DEAR HARRIETTE: Every year around this time, I get sad and broke. I am a freelancer, and work dries up for me in the summer. No matter how hard I hustle to get work all year long, I feel like there’s nothing right now. That’s not true for my friends, by the way. Somehow, they figure out how to have a side hustle or something to keep them going. Me, I’m just stuck. I’m not stupid. I think of myself as a smart person, but you would never know by how I am right about now. I don’t have enough money to pay my bills or to eat. What can you recommend I do so that I don’t get in this situation again? Making excuses for why I can’t pay my bills is getting old. -- All Dried Up, Dallas
DEAR ALL DRIED UP: This won’t help you much for this year, but moving forward, think of yourself like a squirrel. They work overtime during periods of plenty to harvest food and store it safely so that they have enough during the off-season. This is what you need to do with your resources. Save money, even if you receive only small amounts. The going wisdom is to save 10 percent of whatever you earn so that you have that extra cash as a cushion. If you start doing that now, next year you should have some money set aside for this difficult season.
For now, look around with fresh eyes to see what you can do to make extra cash. Can you offer to mow lawns, do yard work for your neighbors, baby-sit? Is there a local small business that might need extra help during off hours? Get creative and put yourself out there to see what projects you can do for extra money.
DEAR HARRIETTE: I am finishing an internship, and I want it to turn into a full-time job. I was told that there are no positions available now, but I still want to ask the company to consider me. I got along well with my boss and the rest of the team, and I think I did a great job. How can I lobby for a position if there doesn’t seem to be one? -- Want That Job, Washington, D.C.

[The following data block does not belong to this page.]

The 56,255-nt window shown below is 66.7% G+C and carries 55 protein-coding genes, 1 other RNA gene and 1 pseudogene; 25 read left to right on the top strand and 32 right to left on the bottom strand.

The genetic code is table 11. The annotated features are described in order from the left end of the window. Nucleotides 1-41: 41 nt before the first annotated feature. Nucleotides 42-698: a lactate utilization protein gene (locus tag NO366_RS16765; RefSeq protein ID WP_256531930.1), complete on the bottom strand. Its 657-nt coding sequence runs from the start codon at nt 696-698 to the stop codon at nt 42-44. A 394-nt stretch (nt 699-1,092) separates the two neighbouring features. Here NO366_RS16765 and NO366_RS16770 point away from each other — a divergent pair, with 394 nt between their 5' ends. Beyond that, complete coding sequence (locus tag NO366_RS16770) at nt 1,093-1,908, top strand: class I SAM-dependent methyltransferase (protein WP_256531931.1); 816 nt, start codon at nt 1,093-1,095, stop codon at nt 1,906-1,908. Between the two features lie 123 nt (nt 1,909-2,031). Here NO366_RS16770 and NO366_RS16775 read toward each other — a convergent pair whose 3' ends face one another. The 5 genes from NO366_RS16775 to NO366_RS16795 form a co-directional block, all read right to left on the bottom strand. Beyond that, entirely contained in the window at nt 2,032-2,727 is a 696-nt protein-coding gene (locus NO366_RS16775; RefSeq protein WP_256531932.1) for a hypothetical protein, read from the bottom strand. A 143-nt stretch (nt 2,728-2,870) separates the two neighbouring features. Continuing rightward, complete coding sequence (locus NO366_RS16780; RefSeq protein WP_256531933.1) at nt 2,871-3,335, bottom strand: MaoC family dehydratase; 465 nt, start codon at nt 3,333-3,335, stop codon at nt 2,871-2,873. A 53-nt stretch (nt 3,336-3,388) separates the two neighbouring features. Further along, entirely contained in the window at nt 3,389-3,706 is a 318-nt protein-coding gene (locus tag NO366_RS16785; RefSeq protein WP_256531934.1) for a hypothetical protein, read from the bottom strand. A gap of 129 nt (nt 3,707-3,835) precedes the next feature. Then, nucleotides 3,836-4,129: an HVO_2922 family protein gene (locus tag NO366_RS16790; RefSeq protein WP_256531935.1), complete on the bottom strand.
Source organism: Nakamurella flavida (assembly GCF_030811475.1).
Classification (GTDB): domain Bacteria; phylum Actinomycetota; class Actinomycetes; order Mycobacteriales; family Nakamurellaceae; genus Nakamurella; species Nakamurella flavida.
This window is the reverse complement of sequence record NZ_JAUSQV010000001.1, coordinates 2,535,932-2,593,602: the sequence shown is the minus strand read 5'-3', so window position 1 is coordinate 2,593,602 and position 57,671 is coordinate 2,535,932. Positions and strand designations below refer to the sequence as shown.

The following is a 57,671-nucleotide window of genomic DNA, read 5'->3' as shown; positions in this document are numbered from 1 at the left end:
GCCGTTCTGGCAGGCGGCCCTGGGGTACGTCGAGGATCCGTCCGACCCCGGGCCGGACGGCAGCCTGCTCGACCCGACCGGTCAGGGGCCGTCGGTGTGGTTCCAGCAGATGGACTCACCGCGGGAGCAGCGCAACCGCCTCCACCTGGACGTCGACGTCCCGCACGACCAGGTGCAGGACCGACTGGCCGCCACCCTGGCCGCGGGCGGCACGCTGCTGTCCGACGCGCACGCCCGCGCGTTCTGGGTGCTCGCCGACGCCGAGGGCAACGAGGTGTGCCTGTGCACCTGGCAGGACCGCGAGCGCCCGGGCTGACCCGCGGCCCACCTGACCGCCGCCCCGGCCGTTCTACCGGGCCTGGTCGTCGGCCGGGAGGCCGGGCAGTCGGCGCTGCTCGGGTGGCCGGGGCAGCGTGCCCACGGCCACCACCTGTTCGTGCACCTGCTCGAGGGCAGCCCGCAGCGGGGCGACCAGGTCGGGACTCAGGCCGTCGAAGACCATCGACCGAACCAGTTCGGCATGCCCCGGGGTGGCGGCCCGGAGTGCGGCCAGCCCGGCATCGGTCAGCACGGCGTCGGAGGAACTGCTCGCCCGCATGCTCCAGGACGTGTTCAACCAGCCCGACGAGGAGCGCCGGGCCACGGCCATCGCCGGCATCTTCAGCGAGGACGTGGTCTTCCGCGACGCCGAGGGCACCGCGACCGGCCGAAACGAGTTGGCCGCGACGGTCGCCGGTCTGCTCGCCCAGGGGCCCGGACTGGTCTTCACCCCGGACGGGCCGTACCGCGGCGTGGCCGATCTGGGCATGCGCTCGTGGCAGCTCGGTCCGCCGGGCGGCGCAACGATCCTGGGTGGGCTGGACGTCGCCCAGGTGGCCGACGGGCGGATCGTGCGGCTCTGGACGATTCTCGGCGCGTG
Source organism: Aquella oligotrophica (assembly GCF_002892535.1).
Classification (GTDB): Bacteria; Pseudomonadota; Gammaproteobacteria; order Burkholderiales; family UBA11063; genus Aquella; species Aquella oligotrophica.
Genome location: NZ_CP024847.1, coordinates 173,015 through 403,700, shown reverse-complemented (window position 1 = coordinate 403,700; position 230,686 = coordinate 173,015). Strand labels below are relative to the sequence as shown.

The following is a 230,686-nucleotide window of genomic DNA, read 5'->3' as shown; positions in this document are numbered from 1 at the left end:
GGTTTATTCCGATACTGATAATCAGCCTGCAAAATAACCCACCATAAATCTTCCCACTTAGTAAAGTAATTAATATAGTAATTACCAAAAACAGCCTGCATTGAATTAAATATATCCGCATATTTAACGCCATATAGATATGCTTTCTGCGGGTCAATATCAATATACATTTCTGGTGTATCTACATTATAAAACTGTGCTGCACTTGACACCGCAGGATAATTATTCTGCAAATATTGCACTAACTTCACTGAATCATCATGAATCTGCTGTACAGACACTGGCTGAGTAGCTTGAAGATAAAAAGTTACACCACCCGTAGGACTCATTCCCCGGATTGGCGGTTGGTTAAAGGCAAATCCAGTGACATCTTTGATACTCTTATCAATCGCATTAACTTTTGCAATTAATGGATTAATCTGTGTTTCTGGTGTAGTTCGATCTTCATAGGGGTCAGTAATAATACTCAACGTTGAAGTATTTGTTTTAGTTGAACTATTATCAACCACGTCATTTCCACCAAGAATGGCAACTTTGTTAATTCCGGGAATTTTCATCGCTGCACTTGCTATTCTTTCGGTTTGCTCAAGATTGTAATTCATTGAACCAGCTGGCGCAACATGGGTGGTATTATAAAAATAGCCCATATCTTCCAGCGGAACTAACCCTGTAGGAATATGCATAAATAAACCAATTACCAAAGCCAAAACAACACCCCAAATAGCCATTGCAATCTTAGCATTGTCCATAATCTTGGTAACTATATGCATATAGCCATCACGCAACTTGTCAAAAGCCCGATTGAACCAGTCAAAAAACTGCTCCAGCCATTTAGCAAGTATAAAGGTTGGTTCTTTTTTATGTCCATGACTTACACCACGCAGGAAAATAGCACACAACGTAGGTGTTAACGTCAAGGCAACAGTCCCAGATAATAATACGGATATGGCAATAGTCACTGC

DEAR WANT THAT JOB: Put together a proposal that states what you have learned and what you think the company needs from you to be even better than it is today. Come up with a position that you imagine will be valuable to the company, and pitch your boss on it. Explain that you know they don’t have this position right now, but you believe it’s worth investing in to get the company to the next level. Offer to volunteer in that role at first while they consider your proposal. Many volunteer positions have turned into real jobs. If you can afford to extend your internship for a while, you may just end up being that lucky one.
(Harriette Cole is a lifestylist and founder of DREAMLEAPERS, an initiative to help people access and activate their dreams. You can send questions to email@example.com or c/o Andrews McMeel Syndication, 1130 Walnut St., Kansas City, MO 64106.)